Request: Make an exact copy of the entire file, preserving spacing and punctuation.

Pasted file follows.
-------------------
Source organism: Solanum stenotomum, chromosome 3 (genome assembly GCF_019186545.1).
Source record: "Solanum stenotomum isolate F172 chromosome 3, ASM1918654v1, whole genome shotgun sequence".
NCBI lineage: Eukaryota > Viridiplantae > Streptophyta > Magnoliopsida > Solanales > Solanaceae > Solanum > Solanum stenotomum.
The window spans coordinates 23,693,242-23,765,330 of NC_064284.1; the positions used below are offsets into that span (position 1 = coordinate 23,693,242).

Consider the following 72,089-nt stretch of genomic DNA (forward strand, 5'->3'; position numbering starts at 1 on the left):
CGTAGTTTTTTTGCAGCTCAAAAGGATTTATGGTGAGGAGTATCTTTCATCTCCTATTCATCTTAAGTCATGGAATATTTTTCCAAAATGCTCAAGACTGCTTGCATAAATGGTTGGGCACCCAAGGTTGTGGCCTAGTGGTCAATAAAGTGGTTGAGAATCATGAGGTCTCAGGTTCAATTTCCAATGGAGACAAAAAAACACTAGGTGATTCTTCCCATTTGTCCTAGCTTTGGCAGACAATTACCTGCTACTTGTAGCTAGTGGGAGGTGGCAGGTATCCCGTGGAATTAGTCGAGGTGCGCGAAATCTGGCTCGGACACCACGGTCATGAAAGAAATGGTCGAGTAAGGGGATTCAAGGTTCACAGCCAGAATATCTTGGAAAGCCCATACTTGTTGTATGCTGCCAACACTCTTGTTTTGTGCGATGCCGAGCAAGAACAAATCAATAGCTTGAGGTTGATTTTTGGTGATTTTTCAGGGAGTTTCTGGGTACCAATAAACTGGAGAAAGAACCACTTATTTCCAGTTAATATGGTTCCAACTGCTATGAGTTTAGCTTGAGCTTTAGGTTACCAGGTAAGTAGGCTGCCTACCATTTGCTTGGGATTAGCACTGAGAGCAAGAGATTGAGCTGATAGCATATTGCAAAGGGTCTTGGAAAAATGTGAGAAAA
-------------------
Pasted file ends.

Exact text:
Source organism: Solanum stenotomum, chromosome 3 (genome assembly GCF_019186545.1).
Source record: "Solanum stenotomum isolate F172 chromosome 3, ASM1918654v1, whole genome shotgun sequence".
NCBI lineage: Eukaryota > Viridiplantae > Streptophyta > Magnoliopsida > Solanales > Solanaceae > Solanum > Solanum stenotomum.
The window spans coordinates 23,693,242-23,765,330 of NC_064284.1; the positions used below are offsets into that span (position 1 = coordinate 23,693,242).

Consider the following 72,089-nt stretch of genomic DNA (forward strand, 5'->3'; position numbering starts at 1 on the left):
CGTAGTTTTTTTGCAGCTCAAAAGGATTTATGGTGAGGAGTATCTTTCATCTCCTATTCATCTTAAGTCATGGAATATTTTTCCAAAATGCTCAAGACTGCTTGCATAAATGGTTGGGCACCCAAGGTTGTGGCCTAGTGGTCAATAAAGTGGTTGAGAATCATGAGGTCTCAGGTTCAATTTCCAATGGAGACAAAAAAACACTAGGTGATTCTTCCCATTTGTCCTAGCTTTGGCAGACAATTACCTGCTACTTGTAGCTAGTGGGAGGTGGCAGGTATCCCGTGGAATTAGTCGAGGTGCGCGAAATCTGGCTCGGACACCACGGTCATGAAAGAAATGGTCGAGTAAGGGGATTCAAGGTTCACAGCCAGAATATCTTGGAAAGCCCATACTTGTTGTATGCTGCCAACACTCTTGTTTTGTGCGATGCCGAGCAAGAACAAATCAATAGCTTGAGGTTGATTTTTGGTGATTTTTCAGGGAGTTTCTGGGTACCAATAAACTGGAGAAAGAACCACTTATTTCCAGTTAATATGGTTCCAACTGCTATGAGTTTAGCTTGAGCTTTAGGTTACCAGGTAAGTAGGCTGCCTACCATTTGCTTGGGATTAGCACTGAGAGCAAGAGATTGAGCTGATAGCATATTGCAAAGGGTCTTGGAAAAATGTGAGAAAA